Convoys of two to five ships left Acapulco, Mexico, setting sail for the Spanish colony of manila in the Philippines. Three to five million silver pesos were shipped annually to manila.  Silver and gold bought lavish items such as silk stockings, spices, porcelain, opals, amethysts, pearls, jade, ebony and ivory.   

Have you heard of the beeswax wreck of Nehalem Bay?  For years, large pieces of beeswax weighing up to 175 pounds, porcelain and teak have been found washing up on Oregon beaches.  This wreck is shrouded in mystery as the pieces are believed to be washing up from a Spanish manila galleon from the late 1600’s, though no one has ever found this sunken ship full of treasure.  This find alone may have re-written Oregon Coast history.  Statistically, the differences in the teak represent not one shipwreck but two.  Could one of these galleons be the long lost Santo Cristo de Burgos from 1693? 

Next time you’re on the beach, looking at the waves disappear in the distant horizon, imagine the fascination and the mystery shrouded under the deep blue and how much treasure is strewn on the ocean floor from thousands of years, from explorers, navigators and pirates. 

The stories of the Spanish galleons are just a glimpse of the many shipwrecks off the Oregon Coast.  In 2008 Oregon experienced a squall of storms.  These storms changed some of the sands on the beaches uncovering shipwrecks, cannons and ghost forests.  One old ship was found protruding out of the sand just South of Bandon. 

One ship emerged by the north jetty in Coos Bay.  It was identified as the George Olson which ran aground in 1944. Another ship appeared where the Siuslaw River meets the ocean near Florence.  Little is known about the ships and there was not much time to study them before reclaimed by the sands 

If you want to view some shipwreck artifacts, the propeller from the wreck of 1937, wooden steamer "Cottoneva" is available to view at the visitor center in Port Orford.  the Cottoneva was loaded with lumber from a Port Orford mill in February 1937.  Seventy five mile per hour winds pushed the loaded steamer ship to shore.  The boiler is still under the sand at battle rock beach. the large propeller at the visitor center is an interesting sight.  

below is a list of recorded shipwrecks, just off the Southern Oregon Coast, starting from 1849.  The content below is from Wikipedia. 

The next time you want to look for shipwrecks, you can fill your dive tanks at the new fill station at the dock in Port Orford and lodge at a Wildland Properties vacation home

South Oregon Coast

Name Date Wrecked Vessel Type Location Notes
Bandon steamship Coos Bay Grounded several times before being sold.
Cohansa Coos Bay No further information.
Echo sternwheeler Bandon Refloated.
Jackson Coos Bay No further information.
New World Coos Bay No further information.
W.L. Hackstaff Aug 1849 schooner Gold Beach Grounded at Rogue River. Survivors marched overland to the Willamette Valley.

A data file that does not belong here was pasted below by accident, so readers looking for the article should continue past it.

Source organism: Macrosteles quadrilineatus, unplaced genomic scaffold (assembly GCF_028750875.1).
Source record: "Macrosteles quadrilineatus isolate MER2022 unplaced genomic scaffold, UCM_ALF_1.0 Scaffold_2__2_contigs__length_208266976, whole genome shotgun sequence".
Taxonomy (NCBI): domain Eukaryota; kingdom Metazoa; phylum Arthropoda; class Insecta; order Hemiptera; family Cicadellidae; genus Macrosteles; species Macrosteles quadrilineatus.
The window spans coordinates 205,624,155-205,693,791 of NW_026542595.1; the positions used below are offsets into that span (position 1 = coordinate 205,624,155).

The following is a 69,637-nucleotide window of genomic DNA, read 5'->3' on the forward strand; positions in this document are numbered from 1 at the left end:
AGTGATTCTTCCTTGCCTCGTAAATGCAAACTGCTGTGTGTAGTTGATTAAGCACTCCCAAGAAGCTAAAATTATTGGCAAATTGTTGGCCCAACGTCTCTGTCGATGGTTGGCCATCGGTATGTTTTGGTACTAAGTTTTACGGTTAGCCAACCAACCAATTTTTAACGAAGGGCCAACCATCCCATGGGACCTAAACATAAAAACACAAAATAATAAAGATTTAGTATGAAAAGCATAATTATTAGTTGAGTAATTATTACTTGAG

Captain Lincoln 30 Dec 1851 schooner Coos Bay Survivors established Camp Castaway.
Anita 1852 barque Port Orford
Chansey May 1854 Coos Bay
Quadratus 1856 schooner Coos Bay
Friendship 1860 barque Sixes River
Baltimore 1861 schooner Coos Bay
Cyclops 1862 schooner Coos Bay
Energy 1862 brig Coos bay One survivor.
Noyo 1868 schooner Coos Bay Burned when her cargo of lime ignited.
D.M. Hall 03 Oct 1868 barque Coos Bay
Alaska Dec 1869 schooner Bandon
Ida D. Rogers 15 Dec 1869 brig Coos Bay
Commodore 1870 steamship Coos Bay
Charles Devans Feb 1870 barque Coos Bay
Occident 3 May 1870 barquentine Bandon
Bunkalation Jul 1870 schooner Cape Blanco
Jenny Thelin 1874 schooner Refloated. Lost for good later at Punta Maria, California.
Laura May 1874 schooner Coos Bay
Northwester 1875 schooner Gold Beach
Mary Schowner 1876 schooner Bandon
Messenger 1876 Sternwheeler Coos Bay
Harriet Rose 28 Jan 1876 schooner Port Orford
Perpetua 24 Oct 1876 brig Coos Bay Foundered in a gale offshore.
Oregonian 16 Jan 1877 schooner Bandon
Esther Colos 21 Oct 1879 schooner Gold Beach
Gussie Telfair 25 Sep 1880 steamship Coos Bay Formerly a Confederate blockade runner named the Gertrude that had been captured.
Victoria 28 Nov 1883 steamship Port Orford / Cape Blanco
Mose 28 Jul 1884 Port Orford
Escort 21 Dec 1886 tugboat Coos Bay Sank in bay when it's boiler exploded.
Dawn 03 Feb 1887 scow Coos Bay Drifted for nine days before being towed into Coos Bay. However, abandoned due to the ship being waterlogged.
Ocean King 26 Dec 1887 cargo ship Cape Blanco Destroyed by on board fire.
Julia H. Ray 26 Jan 1889 schooner Coos Bay
Parkersburg 18 Nov 1889 schooner Bandon Ran aground during storm attempting to enter Coquille River.
Rosalind 18 Feb 1890 schooner Gold Beach
Express 08 Sep 1891 steamship Coos bay Destroyed by fire.
General Butler 08 Dec 1891 barque Coos bay / Cape Blanco Started breaking up 100 miles (160 km) offshore. Part of hull drifted north and ran aground at the Yaquina jetty.
Charles W. Wetmore 08 Sep 1892 steamship Coos Bay Previously ran afoul of Columbia Bar after rudder came loose.[14]
Emily 17 Jul 1893 steam schooner Coos Bay Repaired and renamed the Arago. The re-christened Arago sank at the same location.
T.W. Lucas 24 Oct 1894 brig Port Orford
Bawnmore 28 Aug 1895 steamship Bandon
Ella Laurena 18 Dec 1895 schooner Coos Bay Abandoned by crew during a storm. Found ran aground the next day.
Arago 20 Oct 1896 steamboat Coos Bay Struck bar previously in 1891 at same location.